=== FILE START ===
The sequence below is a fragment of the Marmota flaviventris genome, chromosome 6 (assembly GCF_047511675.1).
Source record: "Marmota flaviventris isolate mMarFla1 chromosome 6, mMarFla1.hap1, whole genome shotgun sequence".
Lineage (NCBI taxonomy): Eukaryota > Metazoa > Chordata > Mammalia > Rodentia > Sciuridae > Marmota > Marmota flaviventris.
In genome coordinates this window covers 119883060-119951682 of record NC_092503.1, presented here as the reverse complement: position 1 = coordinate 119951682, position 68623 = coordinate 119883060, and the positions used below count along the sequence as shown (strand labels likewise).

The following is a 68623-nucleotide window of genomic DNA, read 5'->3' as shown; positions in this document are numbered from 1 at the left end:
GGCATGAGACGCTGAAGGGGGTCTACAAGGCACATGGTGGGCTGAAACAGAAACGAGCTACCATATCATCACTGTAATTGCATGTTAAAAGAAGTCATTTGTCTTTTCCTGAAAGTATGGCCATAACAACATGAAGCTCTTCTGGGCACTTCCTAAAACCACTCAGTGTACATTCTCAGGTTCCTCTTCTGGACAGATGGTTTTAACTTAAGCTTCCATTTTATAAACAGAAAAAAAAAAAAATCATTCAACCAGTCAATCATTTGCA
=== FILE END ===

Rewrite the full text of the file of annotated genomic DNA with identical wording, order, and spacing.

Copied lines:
The sequence below is a fragment of the Marmota flaviventris genome, chromosome 6 (assembly GCF_047511675.1).
Source record: "Marmota flaviventris isolate mMarFla1 chromosome 6, mMarFla1.hap1, whole genome shotgun sequence".
Lineage (NCBI taxonomy): Eukaryota > Metazoa > Chordata > Mammalia > Rodentia > Sciuridae > Marmota > Marmota flaviventris.
In genome coordinates this window covers 119883060-119951682 of record NC_092503.1, presented here as the reverse complement: position 1 = coordinate 119951682, position 68623 = coordinate 119883060, and the positions used below count along the sequence as shown (strand labels likewise).

The following is a 68623-nucleotide window of genomic DNA, read 5'->3' as shown; positions in this document are numbered from 1 at the left end:
GGCATGAGACGCTGAAGGGGGTCTACAAGGCACATGGTGGGCTGAAACAGAAACGAGCTACCATATCATCACTGTAATTGCATGTTAAAAGAAGTCATTTGTCTTTTCCTGAAAGTATGGCCATAACAACATGAAGCTCTTCTGGGCACTTCCTAAAACCACTCAGTGTACATTCTCAGGTTCCTCTTCTGGACAGATGGTTTTAACTTAAGCTTCCATTTTATAAACAGAAAAAAAAAAAAATCATTCAACCAGTCAATCATTTGCA